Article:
The setting is calm and beautiful, but the service at The Farm leaves a lot to be desired.
The Farm is a restaurant in a beautiful setting
There's no doubting that The Farm is located in a beautiful setting. I have written before about the lush green surroundings, the sense of calm and distance from central Dubai, the clean, modern interior with its floor-to-ceiling windows and the wooden decking lined with hammocks.
It seems that word has quickly spread about this spot; when we visited on a Monday, the restaurant was busy - so much so that the only available space was on one of the comfy sofas (with a coffee table in front). This was absolutely fine by us, so we sat down and waited. And waited. And then waited a little longer. Fifteen minutes later - five of which were spent consciously trying to make eye contact with one of the staff - we eventually received a menu.
After placing our order, it took 40 minutes for any food to appear. When it did, the bread, a "pre-taster" of a small round of brioche topped with vegetables and our two starters all arrived at once. The staff may well have been busy, but it wouldn't have taken much to drop off a bread basket and it certainly would have prevented us from experiencing hunger-induced agitation. Our table also hadn't been set up properly; it was missing salt and pepper, olive oil and balsamic vinegar and napkins, all of which we had to ask for separately, as and when we realised they were missing.
The menu offers a range of international dishes: soups, salads, sandwiches, pasta and more substantial main meals. Both our starters were pleasant - nothing to get excited about - and very small indeed. Two dinky crab cakes were gone and pretty much forgotten about in a couple of bites, as were the rocket leaves that they perched on. My friend's grilled tiger prawns (again, just the two) were meaty and fresh, with a slight charred flavour and the slick of wasabi mayonnaise was smooth and creamy, with a background kick.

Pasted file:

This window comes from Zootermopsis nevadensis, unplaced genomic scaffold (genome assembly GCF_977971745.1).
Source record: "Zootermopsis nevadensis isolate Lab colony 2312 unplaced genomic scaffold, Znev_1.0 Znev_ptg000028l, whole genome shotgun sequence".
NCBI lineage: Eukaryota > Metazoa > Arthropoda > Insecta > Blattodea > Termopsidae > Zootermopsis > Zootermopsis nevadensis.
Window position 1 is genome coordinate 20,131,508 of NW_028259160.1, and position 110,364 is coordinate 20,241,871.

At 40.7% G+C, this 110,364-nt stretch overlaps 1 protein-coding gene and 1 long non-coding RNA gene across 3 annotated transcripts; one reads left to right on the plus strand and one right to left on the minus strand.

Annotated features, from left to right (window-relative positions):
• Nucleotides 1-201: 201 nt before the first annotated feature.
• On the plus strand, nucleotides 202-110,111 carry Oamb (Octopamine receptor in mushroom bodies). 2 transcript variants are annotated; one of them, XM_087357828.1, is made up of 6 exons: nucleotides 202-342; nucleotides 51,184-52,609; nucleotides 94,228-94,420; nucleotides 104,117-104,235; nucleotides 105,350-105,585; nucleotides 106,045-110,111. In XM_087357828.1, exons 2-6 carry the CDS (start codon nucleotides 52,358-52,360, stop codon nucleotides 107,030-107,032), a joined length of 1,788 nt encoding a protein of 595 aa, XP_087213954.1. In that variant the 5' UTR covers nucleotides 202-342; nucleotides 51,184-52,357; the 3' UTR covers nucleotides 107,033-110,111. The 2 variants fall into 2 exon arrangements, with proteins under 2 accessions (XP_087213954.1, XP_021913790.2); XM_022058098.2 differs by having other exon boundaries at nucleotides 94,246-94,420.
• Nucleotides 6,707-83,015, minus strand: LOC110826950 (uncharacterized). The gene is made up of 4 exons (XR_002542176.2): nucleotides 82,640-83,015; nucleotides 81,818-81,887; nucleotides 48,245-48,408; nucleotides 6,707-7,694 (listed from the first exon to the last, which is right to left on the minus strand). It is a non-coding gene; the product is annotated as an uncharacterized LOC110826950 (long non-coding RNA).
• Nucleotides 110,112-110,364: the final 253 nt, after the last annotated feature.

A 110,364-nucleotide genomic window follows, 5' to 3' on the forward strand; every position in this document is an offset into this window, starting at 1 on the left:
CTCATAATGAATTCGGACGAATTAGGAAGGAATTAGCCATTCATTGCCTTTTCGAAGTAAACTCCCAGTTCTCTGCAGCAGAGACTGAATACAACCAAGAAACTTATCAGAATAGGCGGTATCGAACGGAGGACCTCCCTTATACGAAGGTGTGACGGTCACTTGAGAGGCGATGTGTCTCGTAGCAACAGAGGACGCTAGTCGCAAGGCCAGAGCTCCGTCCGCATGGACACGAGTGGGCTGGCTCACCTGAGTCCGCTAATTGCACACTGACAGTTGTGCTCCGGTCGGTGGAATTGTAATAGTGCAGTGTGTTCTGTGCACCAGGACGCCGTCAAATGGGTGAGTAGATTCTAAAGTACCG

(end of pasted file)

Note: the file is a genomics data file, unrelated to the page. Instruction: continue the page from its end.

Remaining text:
For our main courses, a decent-sized fillet of herb-flecked, roasted salmon was moist and properly cooked. The row of thin miniature carrots served with it weren't particularly flavourful, but then baby vegetables rarely are. Rather than being crisp on the outside and soft in the centre, our chosen side order of roasted sweet potato wedges (included in the Dh135 price), were soggy and we couldn't taste the smoked paprika seasoning listed on the menu.
Beef salad with papaya sounded interesting, but lettuce leaves and bean sprouts tossed together in what looked and tasted suspiciously like shop-bought sweet chilli sauce, topped with a few slivers of beef, proved to be very disappointing.
The Farm has an on-site bakery and both the bread and the subtly flavoured coconut cupcake that we shared for dessert were very nice. On a previous visit, I tried the vanilla cheesecake and enjoyed that, too.
Another note on the menu: I don't mean to harp on about this subject, but hammour (orange-spotted grouper) is a highly endangered fish. According to the Emirates Wildlife Society (EWS), it is being fished "at more than seven times the sustainable level". It shocks me, then, that the fish continues to appear on restaurant menus, particularly in a place such as this, which claims to place such emphasis on sustainability.
The Farm is worth a visit; however, it is the location that is the major draw here, as both the food and the service are lagging some way behind.
A meal for two at The Farm, Al Barari, Nad Al Sheba costs Dh277. For reservations, call 04 392 5660. Reviewed meals are paid for by The National and all reviews are conducted incognito